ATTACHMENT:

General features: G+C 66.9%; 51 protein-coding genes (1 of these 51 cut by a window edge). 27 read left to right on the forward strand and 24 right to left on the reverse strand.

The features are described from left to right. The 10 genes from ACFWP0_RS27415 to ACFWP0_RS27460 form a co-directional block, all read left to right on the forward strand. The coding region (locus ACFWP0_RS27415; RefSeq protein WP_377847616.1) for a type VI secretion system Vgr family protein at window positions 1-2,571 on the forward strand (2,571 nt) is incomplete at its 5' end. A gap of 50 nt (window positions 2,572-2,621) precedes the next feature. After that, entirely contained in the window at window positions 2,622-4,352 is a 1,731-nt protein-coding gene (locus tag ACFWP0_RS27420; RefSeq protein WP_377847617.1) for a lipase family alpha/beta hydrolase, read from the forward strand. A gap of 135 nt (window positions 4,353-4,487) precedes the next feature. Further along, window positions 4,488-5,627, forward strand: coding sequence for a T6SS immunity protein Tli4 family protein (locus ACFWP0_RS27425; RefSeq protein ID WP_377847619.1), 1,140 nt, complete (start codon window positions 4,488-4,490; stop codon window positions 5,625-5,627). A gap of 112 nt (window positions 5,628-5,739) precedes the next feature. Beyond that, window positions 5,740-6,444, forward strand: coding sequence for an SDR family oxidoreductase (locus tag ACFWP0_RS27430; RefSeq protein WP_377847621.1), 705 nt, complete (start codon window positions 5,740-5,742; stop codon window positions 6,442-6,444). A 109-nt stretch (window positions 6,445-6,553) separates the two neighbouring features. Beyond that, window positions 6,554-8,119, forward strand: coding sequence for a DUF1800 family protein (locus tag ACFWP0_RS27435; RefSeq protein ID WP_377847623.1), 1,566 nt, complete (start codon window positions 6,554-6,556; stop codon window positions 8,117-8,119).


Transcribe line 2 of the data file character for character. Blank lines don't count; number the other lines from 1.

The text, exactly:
The features are described from left to right. The 10 genes from ACFWP0_RS27415 to ACFWP0_RS27460 form a co-directional block, all read left to right on the forward strand. The coding region (locus ACFWP0_RS27415; RefSeq protein WP_377847616.1) for a type VI secretion system Vgr family protein at window positions 1-2,571 on the forward strand (2,571 nt) is incomplete at its 5' end. A gap of 50 nt (window positions 2,572-2,621) precedes the next feature. After that, entirely contained in the window at window positions 2,622-4,352 is a 1,731-nt protein-coding gene (locus tag ACFWP0_RS27420; RefSeq protein WP_377847617.1) for a lipase family alpha/beta hydrolase, read from the forward strand. A gap of 135 nt (window positions 4,353-4,487) precedes the next feature. Further along, window positions 4,488-5,627, forward strand: coding sequence for a T6SS immunity protein Tli4 family protein (locus ACFWP0_RS27425; RefSeq protein ID WP_377847619.1), 1,140 nt, complete (start codon window positions 4,488-4,490; stop codon window positions 5,625-5,627). A gap of 112 nt (window positions 5,628-5,739) precedes the next feature. Beyond that, window positions 5,740-6,444, forward strand: coding sequence for an SDR family oxidoreductase (locus tag ACFWP0_RS27430; RefSeq protein WP_377847621.1), 705 nt, complete (start codon window positions 5,740-5,742; stop codon window positions 6,442-6,444). A 109-nt stretch (window positions 6,445-6,553) separates the two neighbouring features. Beyond that, window positions 6,554-8,119, forward strand: coding sequence for a DUF1800 family protein (locus tag ACFWP0_RS27435; RefSeq protein ID WP_377847623.1), 1,566 nt, complete (start codon window positions 6,554-6,556; stop codon window positions 8,117-8,119).